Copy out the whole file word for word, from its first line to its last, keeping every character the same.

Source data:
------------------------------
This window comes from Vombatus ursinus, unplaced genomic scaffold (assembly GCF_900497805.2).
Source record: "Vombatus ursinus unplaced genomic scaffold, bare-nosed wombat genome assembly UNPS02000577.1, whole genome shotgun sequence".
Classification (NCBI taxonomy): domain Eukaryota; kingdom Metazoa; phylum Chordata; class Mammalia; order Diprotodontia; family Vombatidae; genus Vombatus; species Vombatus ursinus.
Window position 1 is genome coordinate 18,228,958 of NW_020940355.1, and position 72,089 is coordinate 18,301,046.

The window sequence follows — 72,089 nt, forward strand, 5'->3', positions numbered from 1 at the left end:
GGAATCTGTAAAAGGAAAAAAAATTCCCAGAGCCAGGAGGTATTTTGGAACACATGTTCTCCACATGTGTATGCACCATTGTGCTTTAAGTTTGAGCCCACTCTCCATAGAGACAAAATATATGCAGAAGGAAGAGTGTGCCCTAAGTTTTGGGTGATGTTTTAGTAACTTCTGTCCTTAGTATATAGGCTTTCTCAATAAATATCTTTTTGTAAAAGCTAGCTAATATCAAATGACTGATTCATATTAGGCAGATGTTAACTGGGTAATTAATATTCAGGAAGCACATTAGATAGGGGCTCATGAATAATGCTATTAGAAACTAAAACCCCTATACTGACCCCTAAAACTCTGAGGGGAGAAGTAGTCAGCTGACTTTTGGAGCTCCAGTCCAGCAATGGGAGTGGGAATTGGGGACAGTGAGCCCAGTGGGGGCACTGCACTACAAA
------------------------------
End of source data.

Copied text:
This window comes from Vombatus ursinus, unplaced genomic scaffold (assembly GCF_900497805.2).
Source record: "Vombatus ursinus unplaced genomic scaffold, bare-nosed wombat genome assembly UNPS02000577.1, whole genome shotgun sequence".
Classification (NCBI taxonomy): domain Eukaryota; kingdom Metazoa; phylum Chordata; class Mammalia; order Diprotodontia; family Vombatidae; genus Vombatus; species Vombatus ursinus.
Window position 1 is genome coordinate 18,228,958 of NW_020940355.1, and position 72,089 is coordinate 18,301,046.

The window sequence follows — 72,089 nt, forward strand, 5'->3', positions numbered from 1 at the left end:
GGAATCTGTAAAAGGAAAAAAAATTCCCAGAGCCAGGAGGTATTTTGGAACACATGTTCTCCACATGTGTATGCACCATTGTGCTTTAAGTTTGAGCCCACTCTCCATAGAGACAAAATATATGCAGAAGGAAGAGTGTGCCCTAAGTTTTGGGTGATGTTTTAGTAACTTCTGTCCTTAGTATATAGGCTTTCTCAATAAATATCTTTTTGTAAAAGCTAGCTAATATCAAATGACTGATTCATATTAGGCAGATGTTAACTGGGTAATTAATATTCAGGAAGCACATTAGATAGGGGCTCATGAATAATGCTATTAGAAACTAAAACCCCTATACTGACCCCTAAAACTCTGAGGGGAGAAGTAGTCAGCTGACTTTTGGAGCTCCAGTCCAGCAATGGGAGTGGGAATTGGGGACAGTGAGCCCAGTGGGGGCACTGCACTACAAA